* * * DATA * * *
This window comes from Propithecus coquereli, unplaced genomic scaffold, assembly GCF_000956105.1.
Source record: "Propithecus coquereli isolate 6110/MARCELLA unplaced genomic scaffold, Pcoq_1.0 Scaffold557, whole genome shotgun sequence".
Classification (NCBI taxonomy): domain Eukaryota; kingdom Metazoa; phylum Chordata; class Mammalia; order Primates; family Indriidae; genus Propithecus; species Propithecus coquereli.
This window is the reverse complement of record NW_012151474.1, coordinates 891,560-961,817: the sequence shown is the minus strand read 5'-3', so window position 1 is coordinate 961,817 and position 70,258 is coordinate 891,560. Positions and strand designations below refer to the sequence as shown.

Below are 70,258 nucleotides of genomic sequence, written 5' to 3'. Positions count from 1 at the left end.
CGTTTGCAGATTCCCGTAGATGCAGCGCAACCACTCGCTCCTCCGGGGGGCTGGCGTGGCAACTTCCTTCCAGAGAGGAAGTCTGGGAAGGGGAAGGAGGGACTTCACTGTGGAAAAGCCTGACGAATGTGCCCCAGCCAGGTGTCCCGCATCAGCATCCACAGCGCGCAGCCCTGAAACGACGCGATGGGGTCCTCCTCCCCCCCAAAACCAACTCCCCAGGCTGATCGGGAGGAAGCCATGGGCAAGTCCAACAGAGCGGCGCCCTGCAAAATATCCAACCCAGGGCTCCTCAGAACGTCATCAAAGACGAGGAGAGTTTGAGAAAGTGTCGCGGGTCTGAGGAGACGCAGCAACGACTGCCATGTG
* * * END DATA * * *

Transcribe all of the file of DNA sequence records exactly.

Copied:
This window comes from Propithecus coquereli, unplaced genomic scaffold, assembly GCF_000956105.1.
Source record: "Propithecus coquereli isolate 6110/MARCELLA unplaced genomic scaffold, Pcoq_1.0 Scaffold557, whole genome shotgun sequence".
Classification (NCBI taxonomy): domain Eukaryota; kingdom Metazoa; phylum Chordata; class Mammalia; order Primates; family Indriidae; genus Propithecus; species Propithecus coquereli.
This window is the reverse complement of record NW_012151474.1, coordinates 891,560-961,817: the sequence shown is the minus strand read 5'-3', so window position 1 is coordinate 961,817 and position 70,258 is coordinate 891,560. Positions and strand designations below refer to the sequence as shown.

Below are 70,258 nucleotides of genomic sequence, written 5' to 3'. Positions count from 1 at the left end.
CGTTTGCAGATTCCCGTAGATGCAGCGCAACCACTCGCTCCTCCGGGGGGCTGGCGTGGCAACTTCCTTCCAGAGAGGAAGTCTGGGAAGGGGAAGGAGGGACTTCACTGTGGAAAAGCCTGACGAATGTGCCCCAGCCAGGTGTCCCGCATCAGCATCCACAGCGCGCAGCCCTGAAACGACGCGATGGGGTCCTCCTCCCCCCCAAAACCAACTCCCCAGGCTGATCGGGAGGAAGCCATGGGCAAGTCCAACAGAGCGGCGCCCTGCAAAATATCCAACCCAGGGCTCCTCAGAACGTCATCAAAGACGAGGAGAGTTTGAGAAAGTGTCGCGGGTCTGAGGAGACGCAGCAACGACTGCCATGTG